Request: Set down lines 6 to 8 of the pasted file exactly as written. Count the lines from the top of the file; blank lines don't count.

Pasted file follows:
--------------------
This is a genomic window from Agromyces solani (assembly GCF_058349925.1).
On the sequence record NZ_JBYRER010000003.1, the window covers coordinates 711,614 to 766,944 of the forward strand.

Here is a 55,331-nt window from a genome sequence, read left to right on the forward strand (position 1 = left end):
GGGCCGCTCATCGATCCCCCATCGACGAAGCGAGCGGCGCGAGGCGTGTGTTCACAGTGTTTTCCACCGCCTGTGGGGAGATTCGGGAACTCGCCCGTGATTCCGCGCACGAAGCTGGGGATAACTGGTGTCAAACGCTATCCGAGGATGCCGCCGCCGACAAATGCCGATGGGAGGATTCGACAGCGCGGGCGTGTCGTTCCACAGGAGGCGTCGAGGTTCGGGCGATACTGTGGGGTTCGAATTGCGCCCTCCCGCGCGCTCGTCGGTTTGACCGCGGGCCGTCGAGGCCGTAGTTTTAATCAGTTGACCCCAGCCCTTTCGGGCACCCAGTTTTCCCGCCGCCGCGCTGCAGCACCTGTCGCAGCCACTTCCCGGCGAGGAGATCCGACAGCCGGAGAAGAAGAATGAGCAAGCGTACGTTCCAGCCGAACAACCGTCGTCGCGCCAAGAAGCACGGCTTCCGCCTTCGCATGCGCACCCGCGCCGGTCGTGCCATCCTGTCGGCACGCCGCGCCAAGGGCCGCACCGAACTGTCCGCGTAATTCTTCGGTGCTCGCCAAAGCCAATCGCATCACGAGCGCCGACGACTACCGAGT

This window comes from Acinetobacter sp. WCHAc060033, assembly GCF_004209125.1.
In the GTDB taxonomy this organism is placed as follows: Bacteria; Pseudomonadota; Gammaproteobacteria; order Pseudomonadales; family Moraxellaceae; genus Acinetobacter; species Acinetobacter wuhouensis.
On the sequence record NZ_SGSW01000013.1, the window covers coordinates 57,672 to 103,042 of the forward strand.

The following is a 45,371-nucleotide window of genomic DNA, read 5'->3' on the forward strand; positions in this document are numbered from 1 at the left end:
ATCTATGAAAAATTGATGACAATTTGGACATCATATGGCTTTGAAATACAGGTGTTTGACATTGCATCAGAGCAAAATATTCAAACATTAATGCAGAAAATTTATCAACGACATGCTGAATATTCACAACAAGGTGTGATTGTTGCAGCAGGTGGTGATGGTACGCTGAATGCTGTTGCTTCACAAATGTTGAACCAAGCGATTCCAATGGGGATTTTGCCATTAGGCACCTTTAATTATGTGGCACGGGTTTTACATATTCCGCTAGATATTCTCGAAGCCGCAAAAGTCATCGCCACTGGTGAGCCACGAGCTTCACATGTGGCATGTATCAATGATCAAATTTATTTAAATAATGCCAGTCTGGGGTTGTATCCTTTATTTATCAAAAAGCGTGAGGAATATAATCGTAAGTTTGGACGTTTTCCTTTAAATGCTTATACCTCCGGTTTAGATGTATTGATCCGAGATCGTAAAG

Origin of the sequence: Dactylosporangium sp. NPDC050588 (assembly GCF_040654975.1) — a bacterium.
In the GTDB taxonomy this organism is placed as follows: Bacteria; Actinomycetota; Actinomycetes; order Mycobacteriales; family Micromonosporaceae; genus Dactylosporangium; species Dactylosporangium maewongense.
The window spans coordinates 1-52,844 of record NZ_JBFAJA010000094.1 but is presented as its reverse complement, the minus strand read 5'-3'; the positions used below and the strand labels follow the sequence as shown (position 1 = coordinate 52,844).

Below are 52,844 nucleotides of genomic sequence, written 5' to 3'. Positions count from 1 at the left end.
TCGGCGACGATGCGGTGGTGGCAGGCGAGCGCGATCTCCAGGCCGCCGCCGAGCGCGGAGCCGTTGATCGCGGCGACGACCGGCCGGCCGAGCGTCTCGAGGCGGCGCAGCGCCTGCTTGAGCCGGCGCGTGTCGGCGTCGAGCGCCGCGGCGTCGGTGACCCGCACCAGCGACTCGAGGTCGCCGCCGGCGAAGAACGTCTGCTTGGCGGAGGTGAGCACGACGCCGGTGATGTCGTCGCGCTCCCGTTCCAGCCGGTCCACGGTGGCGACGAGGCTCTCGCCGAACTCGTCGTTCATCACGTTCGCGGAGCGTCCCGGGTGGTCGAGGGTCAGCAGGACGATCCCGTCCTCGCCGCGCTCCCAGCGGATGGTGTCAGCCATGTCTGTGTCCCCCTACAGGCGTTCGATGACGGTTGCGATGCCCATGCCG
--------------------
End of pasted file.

In the GTDB taxonomy this organism is placed as follows: Bacteria; Pseudomonadota; Gammaproteobacteria; order Pseudomonadales; family Moraxellaceae; genus Acinetobacter; species Acinetobacter wuhouensis.
On the sequence record NZ_SGSW01000013.1, the window covers coordinates 57,672 to 103,042 of the forward strand.

The following is a 45,371-nucleotide window of genomic DNA, read 5'->3' on the forward strand; positions in this document are numbered from 1 at the left end: